A house in the woods
contemporary architecture in a rural wooded site.
This project is a commission for a private home in a beautiful setting: a half-acre of mature deciduous woodland, with a view of the Blackdown Hills. The topography, flora, seclusion and aspect, taken together, offered an exceptionally rich challenge and opportunity.
Our client gave us clear guidance on how they wanted to live on the site, how they would spend their time, and we were entrusted with a design for a new home.
I started, as with all sites, trying to understand through sketches, hoping to capture an essence. How does it feel to stand here? Poetic qualities, as I interpret them, are expressed in figurative and abstract scribbles.
Next, I start to test ideas of what could occupy this place. Where and what focal points, divisions, enclosures, through-routes, lines of site, which will inform and guide a proposal.
Alongside this perceptual catalogue are the objective and pragmatic qualities, that must be appeased: access, drainage, ground conditions, exposure.
The next stage is sketch models, used freely and experimentally, constructively and destructively, playing with, angles, planes, apertures, crystallising doodles from the sketchbook into physical forms.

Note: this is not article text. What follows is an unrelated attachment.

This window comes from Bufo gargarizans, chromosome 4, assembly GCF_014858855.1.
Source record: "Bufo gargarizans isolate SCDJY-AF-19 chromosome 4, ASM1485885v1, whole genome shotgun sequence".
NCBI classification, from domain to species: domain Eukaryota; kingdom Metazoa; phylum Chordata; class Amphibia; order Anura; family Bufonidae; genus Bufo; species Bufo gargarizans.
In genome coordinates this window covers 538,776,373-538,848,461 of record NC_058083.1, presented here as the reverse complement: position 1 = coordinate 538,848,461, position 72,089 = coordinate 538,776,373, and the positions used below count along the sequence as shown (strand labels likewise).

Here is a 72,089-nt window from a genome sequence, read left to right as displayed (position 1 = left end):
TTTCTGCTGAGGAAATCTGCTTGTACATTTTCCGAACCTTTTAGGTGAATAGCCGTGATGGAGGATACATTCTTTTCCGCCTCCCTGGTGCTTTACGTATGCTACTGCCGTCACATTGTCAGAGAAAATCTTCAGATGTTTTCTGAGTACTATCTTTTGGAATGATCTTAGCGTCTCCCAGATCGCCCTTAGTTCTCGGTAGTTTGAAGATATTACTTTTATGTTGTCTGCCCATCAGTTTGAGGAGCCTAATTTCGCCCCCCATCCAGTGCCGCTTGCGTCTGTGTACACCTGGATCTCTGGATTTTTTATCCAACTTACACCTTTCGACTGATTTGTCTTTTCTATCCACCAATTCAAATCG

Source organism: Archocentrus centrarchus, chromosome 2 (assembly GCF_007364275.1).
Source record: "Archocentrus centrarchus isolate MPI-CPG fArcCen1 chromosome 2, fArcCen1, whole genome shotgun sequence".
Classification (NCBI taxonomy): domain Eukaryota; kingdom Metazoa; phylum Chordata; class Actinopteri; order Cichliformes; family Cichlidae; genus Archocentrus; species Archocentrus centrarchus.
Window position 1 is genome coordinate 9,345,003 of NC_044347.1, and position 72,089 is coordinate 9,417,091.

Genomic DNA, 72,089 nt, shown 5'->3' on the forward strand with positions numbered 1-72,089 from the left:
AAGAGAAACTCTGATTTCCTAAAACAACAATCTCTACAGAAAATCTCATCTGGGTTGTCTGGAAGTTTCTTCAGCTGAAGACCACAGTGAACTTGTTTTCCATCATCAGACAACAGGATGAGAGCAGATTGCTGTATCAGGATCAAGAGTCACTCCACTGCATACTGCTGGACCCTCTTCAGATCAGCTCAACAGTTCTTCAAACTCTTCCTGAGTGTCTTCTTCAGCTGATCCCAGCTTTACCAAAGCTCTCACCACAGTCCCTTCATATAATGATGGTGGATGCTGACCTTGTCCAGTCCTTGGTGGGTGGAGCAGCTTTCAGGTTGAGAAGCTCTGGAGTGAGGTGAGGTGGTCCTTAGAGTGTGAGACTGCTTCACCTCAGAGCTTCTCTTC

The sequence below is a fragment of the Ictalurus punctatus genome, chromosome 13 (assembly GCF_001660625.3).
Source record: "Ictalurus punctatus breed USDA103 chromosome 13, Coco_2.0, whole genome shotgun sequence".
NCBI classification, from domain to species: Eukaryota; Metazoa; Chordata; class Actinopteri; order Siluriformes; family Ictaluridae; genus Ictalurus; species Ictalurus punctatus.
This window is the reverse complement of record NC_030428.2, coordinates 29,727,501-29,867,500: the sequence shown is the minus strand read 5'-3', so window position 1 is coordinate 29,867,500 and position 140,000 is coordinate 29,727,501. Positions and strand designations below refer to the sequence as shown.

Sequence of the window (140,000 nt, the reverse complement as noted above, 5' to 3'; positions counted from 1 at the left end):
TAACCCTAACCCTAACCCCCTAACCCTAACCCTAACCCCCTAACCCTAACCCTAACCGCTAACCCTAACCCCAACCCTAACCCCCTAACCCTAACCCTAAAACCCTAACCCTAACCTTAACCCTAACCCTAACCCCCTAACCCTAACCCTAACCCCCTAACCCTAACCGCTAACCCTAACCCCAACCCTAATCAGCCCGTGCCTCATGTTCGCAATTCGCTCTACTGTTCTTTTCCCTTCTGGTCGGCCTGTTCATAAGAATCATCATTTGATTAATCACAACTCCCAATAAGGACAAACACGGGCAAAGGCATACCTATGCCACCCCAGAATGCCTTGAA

Objectives emerged: movement through the site, glimpses from front to back, an anti-monolithic approach to the house. Plans were attempted, amended, and after a process of consultation with my (excellent) client, a design was reached, formalised and submitted.
Planning permission was achieved in spring 2017,
a detailed construction package was produced and tendered, and building will start in summer 2018.
The house sits on the boundary between open land to the north, mature woodland immediately south. The design is lead by the porosity of the zone: fragmented masses with apertures between the blocks (jokingly called firmitas, utilitas, venustitas) focussing flow of space and light across the site , through the house, front to back. Elevations look out, to distant views to front, and to a tree canopy behind.
A second organisational principle is an axis of privacy across the house, from side to side. Starting at the entrance of the house, the "public", plant and utility zones occupy the smallest, plainest, white-rendered block, adjacent the entrance hall. Moving across the building, the next, central, zone is dining and kitchen (semi-private), then finally arrival at the end block, the most private, which houses a snug and bedrooms.
You can explore a 3D model of the design here, VR ready for any viewer.